The Austin Business Journal quoted Texas Comptroller Carole Keeton Rylander as saying her office has been dissatisfied with the returns on the money formerly at the Boston-based Putnam.
Word of the Texas move comes as the Boston Business Journal reported that pension funds and individual investors have yanked $14 billion in assets from Putnam since the end of October, according to a Putnam US Securities and Exchange Commission filing. Putnam now has $263 billion in assets, according to the filing, down from $277 billion in assets as of October 31.
Assets have been flowing out of Putnam since the mutual fund firm was implicated September 26 in a probe by Massachusetts Secretary of State William Galvin (See Union K Plan Trading Activity Leads to Putnam Fund Probe ). But the withdrawals have picked up since Putnam was charged with civil fraud by state and federal regulators in late October, part of an expanding investigation into improper trading in the $7-trillion mutual fund industry (See Market Timing Leads to “Late” Departure of Putnam Fund Managers ).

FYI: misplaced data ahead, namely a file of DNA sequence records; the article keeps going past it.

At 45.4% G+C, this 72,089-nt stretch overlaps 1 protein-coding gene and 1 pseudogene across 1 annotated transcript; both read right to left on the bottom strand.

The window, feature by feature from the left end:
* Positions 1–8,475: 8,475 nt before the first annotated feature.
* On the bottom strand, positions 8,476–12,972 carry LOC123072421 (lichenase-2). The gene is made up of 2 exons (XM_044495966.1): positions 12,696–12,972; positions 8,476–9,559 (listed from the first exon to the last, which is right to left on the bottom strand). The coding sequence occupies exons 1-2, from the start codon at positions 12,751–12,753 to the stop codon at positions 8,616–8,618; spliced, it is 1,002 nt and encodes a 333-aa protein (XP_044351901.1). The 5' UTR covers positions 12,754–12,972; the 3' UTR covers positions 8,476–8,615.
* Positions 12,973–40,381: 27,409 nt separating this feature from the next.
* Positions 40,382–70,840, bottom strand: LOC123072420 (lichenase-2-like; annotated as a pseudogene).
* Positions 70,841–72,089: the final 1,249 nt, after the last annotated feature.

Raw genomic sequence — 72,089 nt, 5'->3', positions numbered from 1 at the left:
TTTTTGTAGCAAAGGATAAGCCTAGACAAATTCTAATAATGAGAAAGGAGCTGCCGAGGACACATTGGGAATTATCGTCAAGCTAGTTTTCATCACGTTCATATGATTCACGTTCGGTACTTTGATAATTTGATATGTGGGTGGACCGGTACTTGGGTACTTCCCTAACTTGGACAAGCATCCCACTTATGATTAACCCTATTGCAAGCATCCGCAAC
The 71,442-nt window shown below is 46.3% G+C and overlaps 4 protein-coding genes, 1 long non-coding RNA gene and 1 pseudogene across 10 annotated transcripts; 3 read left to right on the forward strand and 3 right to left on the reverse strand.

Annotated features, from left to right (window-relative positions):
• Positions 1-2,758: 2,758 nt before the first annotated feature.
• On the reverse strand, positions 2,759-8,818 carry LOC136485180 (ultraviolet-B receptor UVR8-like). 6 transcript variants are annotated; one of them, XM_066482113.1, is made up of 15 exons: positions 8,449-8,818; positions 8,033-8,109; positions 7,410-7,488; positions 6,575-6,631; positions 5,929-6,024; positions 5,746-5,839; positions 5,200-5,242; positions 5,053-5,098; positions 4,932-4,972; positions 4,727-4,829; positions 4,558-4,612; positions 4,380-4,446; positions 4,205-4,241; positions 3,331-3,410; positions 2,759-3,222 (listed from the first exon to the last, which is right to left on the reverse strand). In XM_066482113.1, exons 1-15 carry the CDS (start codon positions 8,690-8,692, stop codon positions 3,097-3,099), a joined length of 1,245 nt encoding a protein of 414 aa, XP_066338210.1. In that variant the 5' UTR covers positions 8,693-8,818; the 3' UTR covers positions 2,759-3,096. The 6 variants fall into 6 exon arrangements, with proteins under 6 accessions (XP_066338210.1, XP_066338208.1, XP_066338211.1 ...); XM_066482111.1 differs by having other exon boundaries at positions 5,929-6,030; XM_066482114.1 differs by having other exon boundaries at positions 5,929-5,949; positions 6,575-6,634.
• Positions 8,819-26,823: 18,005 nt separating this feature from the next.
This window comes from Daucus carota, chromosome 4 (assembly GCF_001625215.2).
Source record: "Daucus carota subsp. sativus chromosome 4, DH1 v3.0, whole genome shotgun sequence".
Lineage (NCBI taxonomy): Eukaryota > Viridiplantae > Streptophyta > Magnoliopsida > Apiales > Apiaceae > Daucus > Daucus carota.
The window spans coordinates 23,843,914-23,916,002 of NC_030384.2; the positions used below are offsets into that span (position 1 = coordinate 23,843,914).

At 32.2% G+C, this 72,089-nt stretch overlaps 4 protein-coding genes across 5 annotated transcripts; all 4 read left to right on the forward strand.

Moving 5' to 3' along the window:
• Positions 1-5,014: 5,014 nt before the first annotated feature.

The withdrawals represent about 5% of Putnam’s assets. In recent days, public pension funds have rushed to cut their ties to Putnam — or at least publicly announce they were prepared to do so. Pennsylvania, Vermont, Massachusetts, Rhode Island and Iowa have pulled billions out of Putnam. California, Connecticut, Florida, Oregon and Washington may also terminate their relations with the fund company (See PA, RI, VT, IA, NY Pensions Fire Putnam ).